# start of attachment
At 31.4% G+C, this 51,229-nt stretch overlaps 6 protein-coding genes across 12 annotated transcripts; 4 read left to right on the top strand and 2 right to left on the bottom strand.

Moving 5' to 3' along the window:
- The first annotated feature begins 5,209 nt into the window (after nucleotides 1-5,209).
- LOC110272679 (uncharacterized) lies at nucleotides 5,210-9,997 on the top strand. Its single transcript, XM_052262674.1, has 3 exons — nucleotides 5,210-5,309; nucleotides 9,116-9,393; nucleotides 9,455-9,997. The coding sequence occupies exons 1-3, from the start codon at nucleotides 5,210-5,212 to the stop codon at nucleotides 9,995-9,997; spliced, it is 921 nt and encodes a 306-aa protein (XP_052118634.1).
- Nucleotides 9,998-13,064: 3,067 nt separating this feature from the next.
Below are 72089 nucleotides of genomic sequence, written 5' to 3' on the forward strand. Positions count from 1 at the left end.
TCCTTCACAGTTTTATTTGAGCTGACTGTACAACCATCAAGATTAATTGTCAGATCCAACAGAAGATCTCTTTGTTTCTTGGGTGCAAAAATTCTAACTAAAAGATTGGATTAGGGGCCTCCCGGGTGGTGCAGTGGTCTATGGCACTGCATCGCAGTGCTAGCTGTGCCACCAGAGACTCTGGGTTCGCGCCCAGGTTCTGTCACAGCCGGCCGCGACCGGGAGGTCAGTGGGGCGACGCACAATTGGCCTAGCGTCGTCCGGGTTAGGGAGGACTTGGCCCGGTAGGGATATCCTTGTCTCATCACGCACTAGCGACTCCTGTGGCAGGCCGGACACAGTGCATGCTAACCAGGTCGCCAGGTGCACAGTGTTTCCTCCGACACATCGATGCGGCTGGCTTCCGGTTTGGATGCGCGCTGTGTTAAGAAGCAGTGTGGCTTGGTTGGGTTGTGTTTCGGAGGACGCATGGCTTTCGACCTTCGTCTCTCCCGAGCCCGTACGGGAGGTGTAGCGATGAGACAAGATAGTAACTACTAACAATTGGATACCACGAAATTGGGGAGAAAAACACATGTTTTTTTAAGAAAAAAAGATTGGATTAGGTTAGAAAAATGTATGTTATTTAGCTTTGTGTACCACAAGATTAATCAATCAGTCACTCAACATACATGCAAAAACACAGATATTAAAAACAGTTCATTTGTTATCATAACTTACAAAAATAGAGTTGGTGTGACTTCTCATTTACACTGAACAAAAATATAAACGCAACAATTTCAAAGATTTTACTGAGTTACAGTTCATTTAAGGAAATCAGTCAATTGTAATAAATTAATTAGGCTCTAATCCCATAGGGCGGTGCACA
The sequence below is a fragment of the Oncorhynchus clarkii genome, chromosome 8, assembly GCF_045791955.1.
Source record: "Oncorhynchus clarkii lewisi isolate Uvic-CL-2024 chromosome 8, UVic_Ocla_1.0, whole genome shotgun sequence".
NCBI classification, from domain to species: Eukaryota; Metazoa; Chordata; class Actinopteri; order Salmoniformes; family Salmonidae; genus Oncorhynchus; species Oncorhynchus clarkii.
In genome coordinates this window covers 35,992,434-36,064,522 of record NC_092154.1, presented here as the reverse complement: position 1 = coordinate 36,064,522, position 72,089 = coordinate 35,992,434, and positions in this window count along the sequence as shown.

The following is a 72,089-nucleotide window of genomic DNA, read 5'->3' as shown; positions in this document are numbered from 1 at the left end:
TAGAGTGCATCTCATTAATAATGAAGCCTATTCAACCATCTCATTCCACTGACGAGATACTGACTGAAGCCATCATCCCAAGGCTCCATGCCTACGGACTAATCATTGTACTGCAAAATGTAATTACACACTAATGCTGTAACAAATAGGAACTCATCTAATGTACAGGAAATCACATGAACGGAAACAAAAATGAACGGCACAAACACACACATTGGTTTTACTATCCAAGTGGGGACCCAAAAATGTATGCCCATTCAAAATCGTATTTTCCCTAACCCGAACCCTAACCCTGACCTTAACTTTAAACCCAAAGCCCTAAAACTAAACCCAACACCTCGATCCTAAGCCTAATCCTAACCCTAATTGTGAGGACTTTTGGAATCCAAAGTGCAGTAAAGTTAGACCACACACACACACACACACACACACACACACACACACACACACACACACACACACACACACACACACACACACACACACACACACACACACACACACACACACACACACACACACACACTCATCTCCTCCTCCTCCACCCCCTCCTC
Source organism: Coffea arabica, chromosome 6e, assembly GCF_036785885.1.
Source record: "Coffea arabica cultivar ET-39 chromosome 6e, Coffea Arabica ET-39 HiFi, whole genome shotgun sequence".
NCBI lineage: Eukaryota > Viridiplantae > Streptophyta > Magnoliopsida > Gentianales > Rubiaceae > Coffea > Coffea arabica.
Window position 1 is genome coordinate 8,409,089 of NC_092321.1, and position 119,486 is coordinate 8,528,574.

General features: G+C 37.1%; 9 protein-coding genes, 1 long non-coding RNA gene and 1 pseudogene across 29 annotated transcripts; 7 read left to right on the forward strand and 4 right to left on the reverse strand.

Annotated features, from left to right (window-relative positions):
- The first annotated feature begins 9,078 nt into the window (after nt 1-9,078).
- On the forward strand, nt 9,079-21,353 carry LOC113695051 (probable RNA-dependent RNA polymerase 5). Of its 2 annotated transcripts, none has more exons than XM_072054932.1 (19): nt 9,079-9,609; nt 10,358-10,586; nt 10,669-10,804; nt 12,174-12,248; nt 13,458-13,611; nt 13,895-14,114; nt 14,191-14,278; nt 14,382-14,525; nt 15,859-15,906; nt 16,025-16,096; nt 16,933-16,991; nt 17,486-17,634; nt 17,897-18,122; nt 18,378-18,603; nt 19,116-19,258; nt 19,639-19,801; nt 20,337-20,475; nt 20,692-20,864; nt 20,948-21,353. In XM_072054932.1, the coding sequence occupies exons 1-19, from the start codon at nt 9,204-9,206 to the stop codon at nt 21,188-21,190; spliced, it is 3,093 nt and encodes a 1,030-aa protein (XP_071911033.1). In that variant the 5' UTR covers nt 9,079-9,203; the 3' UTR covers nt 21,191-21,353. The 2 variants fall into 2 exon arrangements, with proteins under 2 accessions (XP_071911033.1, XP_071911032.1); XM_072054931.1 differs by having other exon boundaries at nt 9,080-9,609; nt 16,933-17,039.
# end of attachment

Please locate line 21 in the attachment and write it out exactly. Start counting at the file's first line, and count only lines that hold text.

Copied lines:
- On the forward strand, nt 9,079-21,353 carry LOC113695051 (probable RNA-dependent RNA polymerase 5). Of its 2 annotated transcripts, none has more exons than XM_072054932.1 (19): nt 9,079-9,609; nt 10,358-10,586; nt 10,669-10,804; nt 12,174-12,248; nt 13,458-13,611; nt 13,895-14,114; nt 14,191-14,278; nt 14,382-14,525; nt 15,859-15,906; nt 16,025-16,096; nt 16,933-16,991; nt 17,486-17,634; nt 17,897-18,122; nt 18,378-18,603; nt 19,116-19,258; nt 19,639-19,801; nt 20,337-20,475; nt 20,692-20,864; nt 20,948-21,353. In XM_072054932.1, the coding sequence occupies exons 1-19, from the start codon at nt 9,204-9,206 to the stop codon at nt 21,188-21,190; spliced, it is 3,093 nt and encodes a 1,030-aa protein (XP_071911033.1). In that variant the 5' UTR covers nt 9,079-9,203; the 3' UTR covers nt 21,191-21,353. The 2 variants fall into 2 exon arrangements, with proteins under 2 accessions (XP_071911033.1, XP_071911032.1); XM_072054931.1 differs by having other exon boundaries at nt 9,080-9,609; nt 16,933-17,039.